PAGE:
Caregiver Strategies: Respond promptly physically and verbally to child’s cues (e.g., “I’m warming up your bottle Jayden…here I come.”). Model appropriate negotiation and conflict resolution skills with children (e.g., “You both want this ball.  Let’s get this other ball so you both have one.”).  Engage child in play and social interactions with other children (dancing, movement, talking at meal time, Peek-a-Boo). Provide child with opportunities to make some choices. Verbally describe child’s emotions and actions (e.g., “Look at you reaching.”  “Do you want me to pick you up?”). Expand on child’s language (e.g., “You said, ‘No,’ you don’t want Jacob to take your toy.”).

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Goal 30: Children demonstrate awareness of behavior and its effects on others.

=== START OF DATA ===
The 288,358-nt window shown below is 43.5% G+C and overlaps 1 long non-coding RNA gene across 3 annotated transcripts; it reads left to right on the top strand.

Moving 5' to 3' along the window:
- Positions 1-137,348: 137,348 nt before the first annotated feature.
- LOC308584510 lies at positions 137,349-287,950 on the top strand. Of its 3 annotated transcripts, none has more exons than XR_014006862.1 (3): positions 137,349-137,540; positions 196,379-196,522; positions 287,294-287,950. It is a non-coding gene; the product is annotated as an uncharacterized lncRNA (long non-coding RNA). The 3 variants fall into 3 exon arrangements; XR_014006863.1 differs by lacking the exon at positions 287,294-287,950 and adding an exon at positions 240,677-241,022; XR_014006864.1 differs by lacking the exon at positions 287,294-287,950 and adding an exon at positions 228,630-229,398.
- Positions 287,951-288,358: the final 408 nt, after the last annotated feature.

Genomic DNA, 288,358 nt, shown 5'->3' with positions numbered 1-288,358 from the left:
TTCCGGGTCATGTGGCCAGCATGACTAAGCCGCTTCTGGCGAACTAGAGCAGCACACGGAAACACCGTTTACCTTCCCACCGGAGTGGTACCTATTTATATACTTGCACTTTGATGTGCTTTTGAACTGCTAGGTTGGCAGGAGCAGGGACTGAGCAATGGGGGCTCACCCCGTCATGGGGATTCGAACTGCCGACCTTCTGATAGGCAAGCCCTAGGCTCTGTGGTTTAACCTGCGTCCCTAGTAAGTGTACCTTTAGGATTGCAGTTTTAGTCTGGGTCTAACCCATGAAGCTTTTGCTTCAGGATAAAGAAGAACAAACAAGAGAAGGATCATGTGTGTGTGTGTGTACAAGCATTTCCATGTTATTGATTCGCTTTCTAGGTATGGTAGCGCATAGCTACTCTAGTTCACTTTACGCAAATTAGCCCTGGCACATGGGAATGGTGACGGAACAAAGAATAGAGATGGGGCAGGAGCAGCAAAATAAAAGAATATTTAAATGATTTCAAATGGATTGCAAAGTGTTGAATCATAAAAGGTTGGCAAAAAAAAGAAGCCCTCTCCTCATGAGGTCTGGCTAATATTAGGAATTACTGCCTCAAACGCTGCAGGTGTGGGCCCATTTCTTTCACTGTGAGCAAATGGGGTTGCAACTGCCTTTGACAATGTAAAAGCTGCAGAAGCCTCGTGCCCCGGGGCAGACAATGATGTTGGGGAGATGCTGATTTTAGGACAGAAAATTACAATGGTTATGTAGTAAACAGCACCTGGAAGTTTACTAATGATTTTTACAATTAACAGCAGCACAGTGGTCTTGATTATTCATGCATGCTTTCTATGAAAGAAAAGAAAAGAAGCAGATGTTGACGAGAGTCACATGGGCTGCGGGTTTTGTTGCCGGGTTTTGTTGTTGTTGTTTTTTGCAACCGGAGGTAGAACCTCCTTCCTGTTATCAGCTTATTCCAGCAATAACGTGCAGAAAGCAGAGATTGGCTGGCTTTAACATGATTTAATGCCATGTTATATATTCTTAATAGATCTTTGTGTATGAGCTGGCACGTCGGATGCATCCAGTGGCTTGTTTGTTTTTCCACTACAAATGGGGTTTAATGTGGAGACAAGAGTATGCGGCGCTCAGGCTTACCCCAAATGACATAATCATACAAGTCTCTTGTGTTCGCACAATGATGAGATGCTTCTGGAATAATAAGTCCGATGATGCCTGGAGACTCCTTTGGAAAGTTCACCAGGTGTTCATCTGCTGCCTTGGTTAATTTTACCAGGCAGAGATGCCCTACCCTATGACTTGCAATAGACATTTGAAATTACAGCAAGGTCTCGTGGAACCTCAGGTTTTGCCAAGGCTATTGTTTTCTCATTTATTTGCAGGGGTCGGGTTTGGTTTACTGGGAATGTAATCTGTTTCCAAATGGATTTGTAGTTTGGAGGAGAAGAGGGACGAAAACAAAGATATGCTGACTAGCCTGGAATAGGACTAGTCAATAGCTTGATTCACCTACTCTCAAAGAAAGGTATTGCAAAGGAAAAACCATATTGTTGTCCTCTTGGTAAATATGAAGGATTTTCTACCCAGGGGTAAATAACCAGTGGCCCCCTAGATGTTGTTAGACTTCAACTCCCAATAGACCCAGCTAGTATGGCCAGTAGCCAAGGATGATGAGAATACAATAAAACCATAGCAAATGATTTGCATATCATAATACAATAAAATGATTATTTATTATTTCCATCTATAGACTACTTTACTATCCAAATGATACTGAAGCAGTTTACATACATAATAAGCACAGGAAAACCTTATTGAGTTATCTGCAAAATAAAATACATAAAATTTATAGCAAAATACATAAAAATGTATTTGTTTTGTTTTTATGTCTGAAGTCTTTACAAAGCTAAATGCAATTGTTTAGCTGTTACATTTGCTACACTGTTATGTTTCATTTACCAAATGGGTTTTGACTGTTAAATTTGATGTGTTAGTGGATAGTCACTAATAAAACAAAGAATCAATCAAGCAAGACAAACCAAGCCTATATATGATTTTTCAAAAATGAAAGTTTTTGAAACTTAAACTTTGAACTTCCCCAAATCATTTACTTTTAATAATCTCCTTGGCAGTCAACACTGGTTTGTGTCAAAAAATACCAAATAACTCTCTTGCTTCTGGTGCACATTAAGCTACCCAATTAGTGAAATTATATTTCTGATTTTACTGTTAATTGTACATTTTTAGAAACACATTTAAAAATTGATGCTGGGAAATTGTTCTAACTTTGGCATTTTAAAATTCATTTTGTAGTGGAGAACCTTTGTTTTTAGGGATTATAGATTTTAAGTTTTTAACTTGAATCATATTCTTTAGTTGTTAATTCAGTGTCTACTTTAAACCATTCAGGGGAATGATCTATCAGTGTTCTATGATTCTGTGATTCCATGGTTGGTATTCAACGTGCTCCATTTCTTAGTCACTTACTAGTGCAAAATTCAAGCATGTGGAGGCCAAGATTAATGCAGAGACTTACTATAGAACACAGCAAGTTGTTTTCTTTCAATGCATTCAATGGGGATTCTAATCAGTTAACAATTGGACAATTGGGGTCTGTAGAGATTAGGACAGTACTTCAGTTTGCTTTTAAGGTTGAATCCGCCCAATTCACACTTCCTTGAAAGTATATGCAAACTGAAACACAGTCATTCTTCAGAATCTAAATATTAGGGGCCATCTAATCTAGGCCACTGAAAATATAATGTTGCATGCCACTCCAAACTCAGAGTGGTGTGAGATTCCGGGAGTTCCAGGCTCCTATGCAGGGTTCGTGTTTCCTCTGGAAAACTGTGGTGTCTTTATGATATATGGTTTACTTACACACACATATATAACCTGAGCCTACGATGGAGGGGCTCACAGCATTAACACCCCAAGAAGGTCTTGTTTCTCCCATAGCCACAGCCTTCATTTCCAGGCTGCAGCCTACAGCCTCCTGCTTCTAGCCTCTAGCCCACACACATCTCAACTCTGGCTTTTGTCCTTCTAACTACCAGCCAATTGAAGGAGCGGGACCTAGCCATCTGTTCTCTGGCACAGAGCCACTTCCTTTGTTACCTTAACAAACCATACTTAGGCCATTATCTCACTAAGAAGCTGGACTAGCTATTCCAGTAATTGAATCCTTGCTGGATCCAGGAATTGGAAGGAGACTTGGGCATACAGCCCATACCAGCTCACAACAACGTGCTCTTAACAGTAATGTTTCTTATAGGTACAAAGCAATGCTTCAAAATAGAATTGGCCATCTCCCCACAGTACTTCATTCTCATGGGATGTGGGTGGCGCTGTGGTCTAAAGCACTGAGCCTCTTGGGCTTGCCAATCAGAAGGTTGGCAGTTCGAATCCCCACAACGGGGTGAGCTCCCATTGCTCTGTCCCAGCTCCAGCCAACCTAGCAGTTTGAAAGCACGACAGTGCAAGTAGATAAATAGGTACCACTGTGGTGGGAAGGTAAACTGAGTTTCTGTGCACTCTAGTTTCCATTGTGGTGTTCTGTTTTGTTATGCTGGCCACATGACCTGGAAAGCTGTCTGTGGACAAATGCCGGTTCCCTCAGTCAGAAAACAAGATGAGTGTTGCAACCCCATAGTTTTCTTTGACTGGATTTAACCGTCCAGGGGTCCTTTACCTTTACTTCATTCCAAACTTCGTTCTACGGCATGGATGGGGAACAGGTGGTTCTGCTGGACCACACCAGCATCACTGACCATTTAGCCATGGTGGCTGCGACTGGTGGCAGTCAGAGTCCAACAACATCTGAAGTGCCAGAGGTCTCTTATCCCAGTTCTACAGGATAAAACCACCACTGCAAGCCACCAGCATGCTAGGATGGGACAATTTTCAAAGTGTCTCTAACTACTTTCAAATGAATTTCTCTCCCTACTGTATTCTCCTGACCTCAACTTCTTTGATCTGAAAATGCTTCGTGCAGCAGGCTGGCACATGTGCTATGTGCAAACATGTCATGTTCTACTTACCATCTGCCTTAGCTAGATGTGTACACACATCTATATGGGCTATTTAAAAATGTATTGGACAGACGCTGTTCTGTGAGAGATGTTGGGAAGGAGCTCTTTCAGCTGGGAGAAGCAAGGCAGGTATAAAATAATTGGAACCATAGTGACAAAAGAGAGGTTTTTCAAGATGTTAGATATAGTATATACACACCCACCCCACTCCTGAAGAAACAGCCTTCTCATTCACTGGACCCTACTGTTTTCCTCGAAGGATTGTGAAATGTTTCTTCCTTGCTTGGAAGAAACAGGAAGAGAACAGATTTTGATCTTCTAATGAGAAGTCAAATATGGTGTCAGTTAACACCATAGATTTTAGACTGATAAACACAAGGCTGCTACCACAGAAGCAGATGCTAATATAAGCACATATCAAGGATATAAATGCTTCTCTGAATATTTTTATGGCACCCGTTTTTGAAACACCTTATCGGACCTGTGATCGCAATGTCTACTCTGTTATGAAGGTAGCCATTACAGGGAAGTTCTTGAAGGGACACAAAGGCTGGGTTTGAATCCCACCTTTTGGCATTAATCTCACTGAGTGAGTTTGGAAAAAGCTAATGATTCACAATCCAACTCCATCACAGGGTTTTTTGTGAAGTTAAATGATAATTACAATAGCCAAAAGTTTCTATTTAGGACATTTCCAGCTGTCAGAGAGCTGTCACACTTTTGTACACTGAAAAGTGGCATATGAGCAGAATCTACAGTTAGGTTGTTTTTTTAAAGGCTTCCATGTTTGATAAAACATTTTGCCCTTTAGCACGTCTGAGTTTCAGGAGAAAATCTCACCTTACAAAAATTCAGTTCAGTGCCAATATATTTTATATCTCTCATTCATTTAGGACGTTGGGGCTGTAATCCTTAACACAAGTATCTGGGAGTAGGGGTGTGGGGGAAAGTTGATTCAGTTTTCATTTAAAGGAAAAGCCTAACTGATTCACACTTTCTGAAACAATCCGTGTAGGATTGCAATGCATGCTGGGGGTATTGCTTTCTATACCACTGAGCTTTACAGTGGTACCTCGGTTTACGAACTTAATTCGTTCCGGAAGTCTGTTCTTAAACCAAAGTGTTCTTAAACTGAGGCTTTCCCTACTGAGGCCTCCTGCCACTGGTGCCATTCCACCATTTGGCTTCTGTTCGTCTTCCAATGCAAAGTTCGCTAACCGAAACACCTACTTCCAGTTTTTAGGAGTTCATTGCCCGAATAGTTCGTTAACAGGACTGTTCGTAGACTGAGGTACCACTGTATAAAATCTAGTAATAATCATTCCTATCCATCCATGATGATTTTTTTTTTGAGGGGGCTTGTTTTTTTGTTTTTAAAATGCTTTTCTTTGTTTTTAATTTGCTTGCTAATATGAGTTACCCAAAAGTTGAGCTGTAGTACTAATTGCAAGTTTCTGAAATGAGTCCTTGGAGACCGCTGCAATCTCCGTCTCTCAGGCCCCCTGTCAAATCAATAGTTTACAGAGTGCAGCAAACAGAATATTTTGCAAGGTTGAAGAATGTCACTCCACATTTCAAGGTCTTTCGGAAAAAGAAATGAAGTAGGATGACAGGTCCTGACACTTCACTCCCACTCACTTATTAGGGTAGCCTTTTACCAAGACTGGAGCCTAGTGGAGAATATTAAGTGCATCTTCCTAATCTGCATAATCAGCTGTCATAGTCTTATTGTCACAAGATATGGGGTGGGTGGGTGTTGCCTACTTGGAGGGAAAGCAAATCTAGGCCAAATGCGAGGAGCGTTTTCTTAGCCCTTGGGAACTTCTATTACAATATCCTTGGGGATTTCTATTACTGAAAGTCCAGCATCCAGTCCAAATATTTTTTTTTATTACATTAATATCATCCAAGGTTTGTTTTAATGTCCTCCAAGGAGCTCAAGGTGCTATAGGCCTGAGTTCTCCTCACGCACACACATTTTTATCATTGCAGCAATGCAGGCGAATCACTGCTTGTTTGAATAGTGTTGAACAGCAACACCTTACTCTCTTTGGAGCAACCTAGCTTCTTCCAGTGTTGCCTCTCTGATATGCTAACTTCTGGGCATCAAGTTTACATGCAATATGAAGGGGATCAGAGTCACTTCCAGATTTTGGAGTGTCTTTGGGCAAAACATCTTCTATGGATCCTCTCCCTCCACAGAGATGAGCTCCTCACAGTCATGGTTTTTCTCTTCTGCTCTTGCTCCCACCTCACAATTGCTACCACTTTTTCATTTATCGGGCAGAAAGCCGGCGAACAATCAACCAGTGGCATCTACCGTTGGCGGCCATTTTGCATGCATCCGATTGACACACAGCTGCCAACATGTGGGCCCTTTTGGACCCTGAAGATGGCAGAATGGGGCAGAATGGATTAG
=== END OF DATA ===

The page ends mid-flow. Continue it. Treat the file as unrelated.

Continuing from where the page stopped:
Developmental Growth: Begin to anticipate reactions to their actions.

Child Indicators: Uses others’ facial expressions or gestures to guide own behavior (“I will look at my mother as I reach for the electric outlet.”). Begins to respond to words and tone of voice for redirection. May repeat behaviors despite negative consequences. Shakes head “no” or “yes” in response to questions, mostly “no,” even when child means “yes.” Uses simple gestures or signs to indicate needs or wants. Shows understanding that characters from books are associated with certain actions or behaviors (animal book and animal sounds). Brings or gives toys to others to connect or play. Moves towards or reaches for caregiver to be held. Uses repeated sounds or words to gain caregivers attention or reaction (e.g., child says, “ba, ba, ba,” and caregiver responds, with “ba, ba, ball.”). Modifies behavior in an effort to solicit others’ actions or responses, by the end of the period.